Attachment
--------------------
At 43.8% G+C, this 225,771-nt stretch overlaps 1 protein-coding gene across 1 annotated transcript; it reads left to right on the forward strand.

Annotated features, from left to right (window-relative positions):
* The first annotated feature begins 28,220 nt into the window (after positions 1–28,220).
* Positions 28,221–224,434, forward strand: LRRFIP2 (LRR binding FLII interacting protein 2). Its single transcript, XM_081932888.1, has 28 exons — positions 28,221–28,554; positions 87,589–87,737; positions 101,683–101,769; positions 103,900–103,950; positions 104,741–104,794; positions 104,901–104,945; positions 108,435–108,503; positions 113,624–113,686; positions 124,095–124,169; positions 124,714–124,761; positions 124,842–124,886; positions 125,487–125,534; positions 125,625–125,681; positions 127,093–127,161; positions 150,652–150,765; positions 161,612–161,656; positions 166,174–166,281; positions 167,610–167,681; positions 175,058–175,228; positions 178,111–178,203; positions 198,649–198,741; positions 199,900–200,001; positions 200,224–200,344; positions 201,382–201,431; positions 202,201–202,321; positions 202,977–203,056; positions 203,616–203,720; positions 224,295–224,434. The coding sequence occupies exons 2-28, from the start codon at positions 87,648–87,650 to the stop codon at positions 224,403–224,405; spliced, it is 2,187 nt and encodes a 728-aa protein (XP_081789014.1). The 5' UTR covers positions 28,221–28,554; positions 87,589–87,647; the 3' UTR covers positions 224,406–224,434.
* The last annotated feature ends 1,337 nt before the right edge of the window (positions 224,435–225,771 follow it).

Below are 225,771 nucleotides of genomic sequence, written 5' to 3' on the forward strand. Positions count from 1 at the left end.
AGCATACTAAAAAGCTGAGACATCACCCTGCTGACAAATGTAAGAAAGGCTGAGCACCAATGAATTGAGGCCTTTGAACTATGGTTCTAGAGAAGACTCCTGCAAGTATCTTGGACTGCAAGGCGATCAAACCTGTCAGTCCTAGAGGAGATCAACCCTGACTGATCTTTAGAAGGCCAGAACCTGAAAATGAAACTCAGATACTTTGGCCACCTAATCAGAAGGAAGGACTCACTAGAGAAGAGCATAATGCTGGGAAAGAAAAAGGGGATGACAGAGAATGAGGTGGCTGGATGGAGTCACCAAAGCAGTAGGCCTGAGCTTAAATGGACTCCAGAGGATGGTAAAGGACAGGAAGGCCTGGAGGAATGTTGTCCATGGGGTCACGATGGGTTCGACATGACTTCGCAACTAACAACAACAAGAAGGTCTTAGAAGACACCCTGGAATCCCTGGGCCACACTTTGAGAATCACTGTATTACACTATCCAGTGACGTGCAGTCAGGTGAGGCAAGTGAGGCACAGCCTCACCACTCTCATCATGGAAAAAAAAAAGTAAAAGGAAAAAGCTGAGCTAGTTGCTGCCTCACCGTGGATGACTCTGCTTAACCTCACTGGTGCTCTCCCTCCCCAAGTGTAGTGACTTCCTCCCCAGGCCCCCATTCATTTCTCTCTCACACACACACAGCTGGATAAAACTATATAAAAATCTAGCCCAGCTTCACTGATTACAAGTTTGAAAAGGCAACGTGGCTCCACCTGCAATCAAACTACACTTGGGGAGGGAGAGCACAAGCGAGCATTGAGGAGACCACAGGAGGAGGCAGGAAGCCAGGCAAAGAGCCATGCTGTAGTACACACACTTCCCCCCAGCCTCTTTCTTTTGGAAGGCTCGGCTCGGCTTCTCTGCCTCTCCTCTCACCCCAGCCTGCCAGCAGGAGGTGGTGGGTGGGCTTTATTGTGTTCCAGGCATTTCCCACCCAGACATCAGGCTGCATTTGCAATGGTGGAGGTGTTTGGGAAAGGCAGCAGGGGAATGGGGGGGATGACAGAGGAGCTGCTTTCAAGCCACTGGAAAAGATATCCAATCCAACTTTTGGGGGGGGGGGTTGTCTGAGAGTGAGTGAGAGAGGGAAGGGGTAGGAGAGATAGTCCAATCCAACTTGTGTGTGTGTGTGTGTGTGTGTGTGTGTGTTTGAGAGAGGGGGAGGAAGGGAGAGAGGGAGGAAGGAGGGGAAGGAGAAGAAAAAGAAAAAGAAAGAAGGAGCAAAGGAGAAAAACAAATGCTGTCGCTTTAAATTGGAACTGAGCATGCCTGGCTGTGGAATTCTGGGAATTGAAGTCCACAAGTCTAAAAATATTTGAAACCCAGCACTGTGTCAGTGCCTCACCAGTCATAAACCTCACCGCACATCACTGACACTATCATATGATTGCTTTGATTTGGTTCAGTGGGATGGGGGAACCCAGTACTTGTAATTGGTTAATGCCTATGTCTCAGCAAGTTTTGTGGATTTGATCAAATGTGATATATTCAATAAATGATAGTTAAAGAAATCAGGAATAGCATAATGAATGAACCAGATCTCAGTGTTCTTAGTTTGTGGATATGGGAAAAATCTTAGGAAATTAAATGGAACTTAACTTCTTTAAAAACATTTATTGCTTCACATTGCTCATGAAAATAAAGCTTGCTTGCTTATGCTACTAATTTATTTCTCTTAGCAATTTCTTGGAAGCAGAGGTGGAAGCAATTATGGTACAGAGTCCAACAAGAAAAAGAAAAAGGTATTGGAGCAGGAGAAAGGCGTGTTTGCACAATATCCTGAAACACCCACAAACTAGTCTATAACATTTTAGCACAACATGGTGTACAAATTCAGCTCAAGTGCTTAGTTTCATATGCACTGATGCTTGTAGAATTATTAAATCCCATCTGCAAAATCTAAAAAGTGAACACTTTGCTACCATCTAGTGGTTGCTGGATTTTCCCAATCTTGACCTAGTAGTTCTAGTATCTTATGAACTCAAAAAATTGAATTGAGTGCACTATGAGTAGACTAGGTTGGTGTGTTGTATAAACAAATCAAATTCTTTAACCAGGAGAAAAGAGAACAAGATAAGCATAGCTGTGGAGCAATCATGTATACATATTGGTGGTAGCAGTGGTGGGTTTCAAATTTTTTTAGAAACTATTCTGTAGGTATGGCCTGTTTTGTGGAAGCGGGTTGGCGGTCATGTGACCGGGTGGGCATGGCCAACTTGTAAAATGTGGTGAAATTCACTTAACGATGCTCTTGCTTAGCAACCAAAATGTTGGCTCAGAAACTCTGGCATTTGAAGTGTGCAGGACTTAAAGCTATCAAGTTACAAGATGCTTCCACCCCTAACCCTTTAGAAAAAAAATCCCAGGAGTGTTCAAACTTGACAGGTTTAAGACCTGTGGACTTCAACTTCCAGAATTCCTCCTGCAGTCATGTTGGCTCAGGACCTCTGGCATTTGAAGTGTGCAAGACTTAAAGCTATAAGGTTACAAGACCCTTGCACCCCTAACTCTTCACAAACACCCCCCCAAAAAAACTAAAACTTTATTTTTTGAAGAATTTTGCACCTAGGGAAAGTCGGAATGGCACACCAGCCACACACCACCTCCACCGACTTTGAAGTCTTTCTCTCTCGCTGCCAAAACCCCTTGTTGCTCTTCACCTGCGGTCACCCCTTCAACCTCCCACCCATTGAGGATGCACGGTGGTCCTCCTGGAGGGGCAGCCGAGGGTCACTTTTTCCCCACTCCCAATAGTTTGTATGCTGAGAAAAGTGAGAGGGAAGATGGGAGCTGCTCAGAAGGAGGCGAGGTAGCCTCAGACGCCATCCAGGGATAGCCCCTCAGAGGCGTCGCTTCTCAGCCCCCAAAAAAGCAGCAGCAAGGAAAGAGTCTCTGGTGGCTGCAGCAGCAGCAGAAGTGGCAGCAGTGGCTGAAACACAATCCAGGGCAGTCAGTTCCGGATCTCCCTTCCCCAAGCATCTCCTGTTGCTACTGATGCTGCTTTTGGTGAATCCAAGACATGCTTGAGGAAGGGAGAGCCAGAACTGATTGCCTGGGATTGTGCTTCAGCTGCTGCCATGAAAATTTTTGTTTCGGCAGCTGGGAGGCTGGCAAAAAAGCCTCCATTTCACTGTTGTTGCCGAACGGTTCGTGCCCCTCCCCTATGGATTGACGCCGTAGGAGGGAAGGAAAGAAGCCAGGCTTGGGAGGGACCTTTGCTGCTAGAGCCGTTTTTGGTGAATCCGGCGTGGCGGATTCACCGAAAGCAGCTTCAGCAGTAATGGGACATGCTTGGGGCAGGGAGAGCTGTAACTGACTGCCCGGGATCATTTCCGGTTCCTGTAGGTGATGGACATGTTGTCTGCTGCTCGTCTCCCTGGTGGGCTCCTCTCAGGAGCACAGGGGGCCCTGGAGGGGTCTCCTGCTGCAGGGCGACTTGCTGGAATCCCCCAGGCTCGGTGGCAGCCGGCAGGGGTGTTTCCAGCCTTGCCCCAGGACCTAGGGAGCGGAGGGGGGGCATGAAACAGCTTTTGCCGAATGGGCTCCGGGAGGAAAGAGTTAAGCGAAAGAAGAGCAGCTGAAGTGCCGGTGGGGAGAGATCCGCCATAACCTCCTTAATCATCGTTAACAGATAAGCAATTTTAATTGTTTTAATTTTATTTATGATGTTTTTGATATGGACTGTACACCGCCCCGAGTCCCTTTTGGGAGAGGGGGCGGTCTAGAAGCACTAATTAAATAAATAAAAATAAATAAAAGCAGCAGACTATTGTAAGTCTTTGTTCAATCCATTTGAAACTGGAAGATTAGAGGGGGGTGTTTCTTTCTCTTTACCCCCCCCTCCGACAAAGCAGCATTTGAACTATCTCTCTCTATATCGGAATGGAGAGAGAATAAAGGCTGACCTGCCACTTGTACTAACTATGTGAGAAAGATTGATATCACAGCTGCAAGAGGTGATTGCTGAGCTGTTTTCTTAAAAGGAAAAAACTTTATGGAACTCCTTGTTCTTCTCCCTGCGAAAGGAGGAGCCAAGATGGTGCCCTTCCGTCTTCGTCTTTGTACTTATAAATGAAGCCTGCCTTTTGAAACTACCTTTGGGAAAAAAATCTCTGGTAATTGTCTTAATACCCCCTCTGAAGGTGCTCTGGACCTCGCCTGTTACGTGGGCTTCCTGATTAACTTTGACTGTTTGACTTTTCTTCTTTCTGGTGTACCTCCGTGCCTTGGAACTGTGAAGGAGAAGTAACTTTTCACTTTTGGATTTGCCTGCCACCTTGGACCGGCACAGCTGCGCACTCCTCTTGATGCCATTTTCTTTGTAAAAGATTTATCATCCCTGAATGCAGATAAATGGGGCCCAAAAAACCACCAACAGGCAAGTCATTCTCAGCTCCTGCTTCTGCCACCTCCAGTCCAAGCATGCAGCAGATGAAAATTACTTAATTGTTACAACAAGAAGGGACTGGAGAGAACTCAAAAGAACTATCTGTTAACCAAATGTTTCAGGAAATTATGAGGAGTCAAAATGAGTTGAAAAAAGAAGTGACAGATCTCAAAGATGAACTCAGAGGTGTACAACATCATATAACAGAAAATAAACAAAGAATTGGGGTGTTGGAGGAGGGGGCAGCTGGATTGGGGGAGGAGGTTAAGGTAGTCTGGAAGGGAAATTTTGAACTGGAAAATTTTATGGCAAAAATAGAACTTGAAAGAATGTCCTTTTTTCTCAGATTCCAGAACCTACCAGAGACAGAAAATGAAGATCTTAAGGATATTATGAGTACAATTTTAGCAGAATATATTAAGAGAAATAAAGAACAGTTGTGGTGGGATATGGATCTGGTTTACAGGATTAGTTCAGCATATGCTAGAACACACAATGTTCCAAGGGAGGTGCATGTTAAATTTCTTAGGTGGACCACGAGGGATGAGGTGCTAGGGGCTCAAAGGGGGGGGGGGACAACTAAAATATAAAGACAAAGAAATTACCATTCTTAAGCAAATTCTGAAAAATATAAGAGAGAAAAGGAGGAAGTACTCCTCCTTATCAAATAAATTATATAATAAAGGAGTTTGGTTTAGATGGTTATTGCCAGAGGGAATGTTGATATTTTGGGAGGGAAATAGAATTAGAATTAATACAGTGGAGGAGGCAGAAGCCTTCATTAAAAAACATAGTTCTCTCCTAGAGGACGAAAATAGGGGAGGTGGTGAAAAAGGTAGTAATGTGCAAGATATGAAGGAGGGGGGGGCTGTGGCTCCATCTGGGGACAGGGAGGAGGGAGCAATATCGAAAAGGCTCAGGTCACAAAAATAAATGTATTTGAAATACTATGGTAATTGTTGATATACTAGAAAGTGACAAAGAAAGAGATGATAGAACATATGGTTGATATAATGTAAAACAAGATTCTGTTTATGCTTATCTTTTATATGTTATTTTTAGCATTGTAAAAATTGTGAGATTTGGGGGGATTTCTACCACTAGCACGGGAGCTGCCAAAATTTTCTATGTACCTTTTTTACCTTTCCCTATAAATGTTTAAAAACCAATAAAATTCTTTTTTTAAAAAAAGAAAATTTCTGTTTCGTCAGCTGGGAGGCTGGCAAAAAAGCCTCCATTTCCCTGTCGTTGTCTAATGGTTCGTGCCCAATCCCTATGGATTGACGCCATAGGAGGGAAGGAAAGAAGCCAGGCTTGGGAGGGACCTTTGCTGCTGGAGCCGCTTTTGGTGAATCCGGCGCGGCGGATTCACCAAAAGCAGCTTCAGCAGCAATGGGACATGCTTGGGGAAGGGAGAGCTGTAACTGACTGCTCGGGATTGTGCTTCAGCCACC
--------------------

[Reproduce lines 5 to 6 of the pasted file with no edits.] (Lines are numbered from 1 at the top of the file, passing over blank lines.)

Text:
* The last annotated feature ends 1,337 nt before the right edge of the window (positions 224,435–225,771 follow it).

Below are 225,771 nucleotides of genomic sequence, written 5' to 3' on the forward strand. Positions count from 1 at the left end.